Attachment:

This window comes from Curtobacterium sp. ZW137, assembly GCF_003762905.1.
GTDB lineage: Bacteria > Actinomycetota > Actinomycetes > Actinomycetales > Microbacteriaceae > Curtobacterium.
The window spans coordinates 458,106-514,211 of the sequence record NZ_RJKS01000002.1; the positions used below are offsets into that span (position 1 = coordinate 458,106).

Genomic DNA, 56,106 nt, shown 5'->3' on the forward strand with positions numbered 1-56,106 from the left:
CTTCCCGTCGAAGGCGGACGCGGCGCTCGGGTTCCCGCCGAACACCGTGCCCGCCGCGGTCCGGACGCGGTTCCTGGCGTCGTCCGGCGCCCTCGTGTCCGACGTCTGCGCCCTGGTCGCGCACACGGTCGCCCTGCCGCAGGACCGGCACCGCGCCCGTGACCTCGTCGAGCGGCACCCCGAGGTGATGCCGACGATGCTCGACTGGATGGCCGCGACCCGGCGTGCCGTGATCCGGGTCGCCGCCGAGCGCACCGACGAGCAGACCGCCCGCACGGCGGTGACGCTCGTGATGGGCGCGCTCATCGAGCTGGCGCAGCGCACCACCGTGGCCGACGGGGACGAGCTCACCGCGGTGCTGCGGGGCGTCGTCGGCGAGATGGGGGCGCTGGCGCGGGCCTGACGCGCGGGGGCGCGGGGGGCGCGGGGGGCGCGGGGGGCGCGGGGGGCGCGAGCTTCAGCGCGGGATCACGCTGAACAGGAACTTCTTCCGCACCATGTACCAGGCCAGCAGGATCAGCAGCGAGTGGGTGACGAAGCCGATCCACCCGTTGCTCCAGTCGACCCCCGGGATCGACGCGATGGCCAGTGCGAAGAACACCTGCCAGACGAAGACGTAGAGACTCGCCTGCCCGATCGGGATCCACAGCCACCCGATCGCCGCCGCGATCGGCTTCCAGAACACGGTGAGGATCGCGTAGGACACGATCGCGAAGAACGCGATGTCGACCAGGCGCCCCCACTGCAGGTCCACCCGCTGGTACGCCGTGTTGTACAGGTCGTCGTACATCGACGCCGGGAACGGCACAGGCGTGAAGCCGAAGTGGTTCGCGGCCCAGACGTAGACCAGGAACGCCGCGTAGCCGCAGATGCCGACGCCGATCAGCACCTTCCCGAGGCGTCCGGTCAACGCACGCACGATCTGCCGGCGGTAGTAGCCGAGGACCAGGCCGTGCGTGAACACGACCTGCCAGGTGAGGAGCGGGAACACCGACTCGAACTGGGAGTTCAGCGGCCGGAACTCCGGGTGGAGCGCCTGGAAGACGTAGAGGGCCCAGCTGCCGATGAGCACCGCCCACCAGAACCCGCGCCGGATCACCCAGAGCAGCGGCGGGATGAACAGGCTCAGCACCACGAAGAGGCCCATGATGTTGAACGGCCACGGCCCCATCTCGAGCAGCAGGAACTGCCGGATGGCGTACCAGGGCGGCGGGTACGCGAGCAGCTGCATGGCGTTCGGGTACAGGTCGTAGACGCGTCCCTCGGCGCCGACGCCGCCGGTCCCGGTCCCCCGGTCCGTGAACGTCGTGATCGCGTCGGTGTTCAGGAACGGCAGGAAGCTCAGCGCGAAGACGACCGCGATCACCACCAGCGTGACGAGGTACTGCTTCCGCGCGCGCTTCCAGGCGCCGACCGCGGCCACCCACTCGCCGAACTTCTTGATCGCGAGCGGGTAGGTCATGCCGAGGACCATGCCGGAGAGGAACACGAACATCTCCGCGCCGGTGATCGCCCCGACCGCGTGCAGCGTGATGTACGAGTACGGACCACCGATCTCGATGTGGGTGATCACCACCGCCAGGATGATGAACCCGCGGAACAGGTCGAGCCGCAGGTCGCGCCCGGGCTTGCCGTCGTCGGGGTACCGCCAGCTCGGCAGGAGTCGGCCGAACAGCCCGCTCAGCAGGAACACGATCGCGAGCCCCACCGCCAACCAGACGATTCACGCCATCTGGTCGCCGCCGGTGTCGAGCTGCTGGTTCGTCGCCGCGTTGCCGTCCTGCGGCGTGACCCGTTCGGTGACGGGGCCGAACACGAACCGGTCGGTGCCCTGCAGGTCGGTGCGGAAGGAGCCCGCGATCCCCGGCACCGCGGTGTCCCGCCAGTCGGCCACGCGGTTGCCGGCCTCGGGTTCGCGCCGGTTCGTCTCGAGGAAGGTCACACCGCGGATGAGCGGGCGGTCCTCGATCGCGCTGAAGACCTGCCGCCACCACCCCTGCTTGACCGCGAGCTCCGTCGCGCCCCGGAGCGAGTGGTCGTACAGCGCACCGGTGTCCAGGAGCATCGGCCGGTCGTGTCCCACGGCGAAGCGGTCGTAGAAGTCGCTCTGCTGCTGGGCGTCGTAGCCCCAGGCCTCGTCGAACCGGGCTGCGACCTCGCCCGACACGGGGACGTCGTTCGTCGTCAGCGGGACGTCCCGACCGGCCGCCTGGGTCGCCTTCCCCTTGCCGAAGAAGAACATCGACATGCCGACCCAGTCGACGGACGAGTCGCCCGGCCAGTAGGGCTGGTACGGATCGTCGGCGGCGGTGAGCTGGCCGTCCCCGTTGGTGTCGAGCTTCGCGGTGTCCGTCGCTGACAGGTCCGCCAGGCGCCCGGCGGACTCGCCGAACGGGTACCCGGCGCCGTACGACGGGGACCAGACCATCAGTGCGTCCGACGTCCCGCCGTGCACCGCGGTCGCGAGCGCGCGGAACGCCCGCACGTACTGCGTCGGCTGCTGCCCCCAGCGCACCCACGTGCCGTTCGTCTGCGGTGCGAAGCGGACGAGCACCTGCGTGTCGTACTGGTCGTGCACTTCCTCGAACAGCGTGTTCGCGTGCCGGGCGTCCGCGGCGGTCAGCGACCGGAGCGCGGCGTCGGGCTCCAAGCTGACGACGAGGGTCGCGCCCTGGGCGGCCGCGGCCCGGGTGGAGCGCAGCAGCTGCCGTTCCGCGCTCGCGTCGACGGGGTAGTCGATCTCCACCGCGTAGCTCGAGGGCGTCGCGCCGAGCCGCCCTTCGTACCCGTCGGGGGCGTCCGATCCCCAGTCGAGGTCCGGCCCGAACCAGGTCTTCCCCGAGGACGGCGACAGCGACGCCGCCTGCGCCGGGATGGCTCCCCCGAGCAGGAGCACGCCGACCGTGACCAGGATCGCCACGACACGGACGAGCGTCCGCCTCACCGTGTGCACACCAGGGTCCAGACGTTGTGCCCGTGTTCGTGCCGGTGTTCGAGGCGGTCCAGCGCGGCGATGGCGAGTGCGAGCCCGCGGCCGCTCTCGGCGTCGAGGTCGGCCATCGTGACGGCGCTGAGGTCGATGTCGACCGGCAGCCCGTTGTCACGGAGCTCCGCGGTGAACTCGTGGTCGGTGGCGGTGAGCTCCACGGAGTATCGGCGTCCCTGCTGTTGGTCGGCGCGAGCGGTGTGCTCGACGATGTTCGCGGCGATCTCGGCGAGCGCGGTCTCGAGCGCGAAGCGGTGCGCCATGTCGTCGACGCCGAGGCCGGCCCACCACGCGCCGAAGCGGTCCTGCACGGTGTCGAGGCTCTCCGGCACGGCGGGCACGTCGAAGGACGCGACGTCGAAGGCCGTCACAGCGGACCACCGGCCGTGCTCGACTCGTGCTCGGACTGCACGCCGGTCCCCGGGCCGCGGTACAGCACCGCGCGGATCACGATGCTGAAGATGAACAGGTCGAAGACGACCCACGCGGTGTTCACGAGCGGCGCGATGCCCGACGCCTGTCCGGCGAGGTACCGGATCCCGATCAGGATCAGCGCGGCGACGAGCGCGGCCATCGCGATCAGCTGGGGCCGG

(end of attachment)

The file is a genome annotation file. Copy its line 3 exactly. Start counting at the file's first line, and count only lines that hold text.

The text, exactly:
The window spans coordinates 458,106-514,211 of the sequence record NZ_RJKS01000002.1; the positions used below are offsets into that span (position 1 = coordinate 458,106).